ELYRIA — City Councilman Mark Craig, an independent who represents the city’s 4th Ward, announced Tuesday plans to resign from Council and move from Elyria to Vermilion.
In a letter sent to the Chronicle-Telegram, Craig said he “decided to pursue another opportunity that will cause me to relocate my residence outside of the 4th Ward, and outside of the city of Elyria. Therefore, I have submitted notice of my resignation, effective July 31.”
Craig served on Council for more than 10 years.
“I want to take this opportunity to thank you, the residents of the 4th Ward, and the residents of the city of Elyria, for all of your support over the past decade,” he wrote. “I worked hard to make my ward and the city a better place and I’ve had the opportunity to speak and meet with hundreds of residents across the city as they voiced their concerns and provided input concerning the city’s operations and challenges.”
Later in the afternoon Tuesday, Craig said he just took possession of his new home in Vermilion and thinks he will move by the end of the month. He said he is resigning immediately so there are no questions about his residency until his Elyria home sells.
“I know I am leaving so I want no questions out there. I can no longer serve the city of Elyria in that capacity,” he said. “I will continue to practice law in the city and my wife, Kristen, will continue her role of director of religious education at St. Jude School.”
Long before his time on Council, Craig put his civic foot forward working with Elyrians for Fair Taxation, a group of residents who sought a charter amendment that would require a citywide vote to approve any income tax increase or reduction in the income tax credit, which forgives some city taxes for those who work outside the city.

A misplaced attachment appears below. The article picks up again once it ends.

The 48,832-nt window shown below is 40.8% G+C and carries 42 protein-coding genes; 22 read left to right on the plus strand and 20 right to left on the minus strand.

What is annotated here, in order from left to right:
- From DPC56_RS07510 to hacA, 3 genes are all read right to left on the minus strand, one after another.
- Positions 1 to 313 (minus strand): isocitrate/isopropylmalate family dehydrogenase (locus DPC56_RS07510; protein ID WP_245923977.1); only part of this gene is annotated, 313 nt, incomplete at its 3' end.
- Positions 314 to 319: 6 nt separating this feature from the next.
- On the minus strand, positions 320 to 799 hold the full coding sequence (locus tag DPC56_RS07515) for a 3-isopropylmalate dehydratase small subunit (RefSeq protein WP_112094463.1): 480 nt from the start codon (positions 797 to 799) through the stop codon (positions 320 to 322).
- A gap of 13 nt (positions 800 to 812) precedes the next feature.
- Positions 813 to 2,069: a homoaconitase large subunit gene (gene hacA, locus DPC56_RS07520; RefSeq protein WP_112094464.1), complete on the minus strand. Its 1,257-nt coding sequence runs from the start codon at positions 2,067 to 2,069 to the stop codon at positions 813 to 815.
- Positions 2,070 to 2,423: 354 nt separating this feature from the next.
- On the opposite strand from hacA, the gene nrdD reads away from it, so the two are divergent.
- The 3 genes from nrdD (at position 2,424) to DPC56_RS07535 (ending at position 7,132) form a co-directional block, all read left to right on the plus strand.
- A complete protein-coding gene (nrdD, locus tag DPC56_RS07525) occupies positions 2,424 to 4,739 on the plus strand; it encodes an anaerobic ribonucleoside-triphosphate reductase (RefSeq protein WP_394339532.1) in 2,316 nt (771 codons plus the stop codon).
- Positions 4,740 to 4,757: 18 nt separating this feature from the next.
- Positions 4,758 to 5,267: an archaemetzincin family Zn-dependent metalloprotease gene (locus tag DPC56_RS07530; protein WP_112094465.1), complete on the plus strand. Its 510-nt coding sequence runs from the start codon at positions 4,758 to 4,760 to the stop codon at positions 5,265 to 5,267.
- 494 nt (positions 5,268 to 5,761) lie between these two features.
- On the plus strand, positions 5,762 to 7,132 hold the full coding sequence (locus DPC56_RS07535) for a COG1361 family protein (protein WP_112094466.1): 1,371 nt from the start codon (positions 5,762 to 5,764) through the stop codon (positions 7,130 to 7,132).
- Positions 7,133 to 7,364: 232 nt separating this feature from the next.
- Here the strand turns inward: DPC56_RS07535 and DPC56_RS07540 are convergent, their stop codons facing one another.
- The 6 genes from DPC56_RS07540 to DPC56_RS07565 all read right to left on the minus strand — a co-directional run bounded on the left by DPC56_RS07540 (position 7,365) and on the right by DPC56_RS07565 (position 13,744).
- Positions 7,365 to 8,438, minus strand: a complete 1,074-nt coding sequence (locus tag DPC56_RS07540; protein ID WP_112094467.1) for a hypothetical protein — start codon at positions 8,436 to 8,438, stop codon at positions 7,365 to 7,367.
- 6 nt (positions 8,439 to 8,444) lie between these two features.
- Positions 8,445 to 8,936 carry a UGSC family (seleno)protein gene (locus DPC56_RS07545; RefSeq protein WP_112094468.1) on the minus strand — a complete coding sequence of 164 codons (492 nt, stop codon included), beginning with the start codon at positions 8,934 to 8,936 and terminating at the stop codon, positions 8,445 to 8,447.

Craig, his wife Kristen Craig and Ed Sinegar led the group.
Craig first took his seat in November 2007 when he bested then-Councilwoman Bonnie Ivancic. It was a close race in a year when two independents snagged seats away from two entrenched Democrats.
Since that first year, Craig has served as a watchdog of Council, a body with a Democratic majority that mostly moves in unison.
In his letter of resignation to Council President Mike Lotko, Craig said he was leaving with a heavy heart.
“This work must now be carried on by someone else,” he said.
Law Director Scott Serazin said it will be up to the remaining 10 Council members to select and appoint Craig’s replacement.
The city’s charter spells out that if an independent leaves Council then the vacancy is filled by a majority vote of the remaining members. The seat has to be filled within 30 days from the time the vacancy occurs or the mayor will get to appoint the replacement.
However, the charter does not spell out the selection process. Serazin said it will be up to Council to determine whether applications will be sought from interested residents or whether Council members will just go out and find someone to represent the 4th Ward.
Serazin did say he would recommend that discussions about the replacement take place in an open meeting as he does not believe it falls under Sunshine Law provisions for executive sessions.
The appointee will hold the seat until the end of 2019 unless re-elected in the November 2019 general election.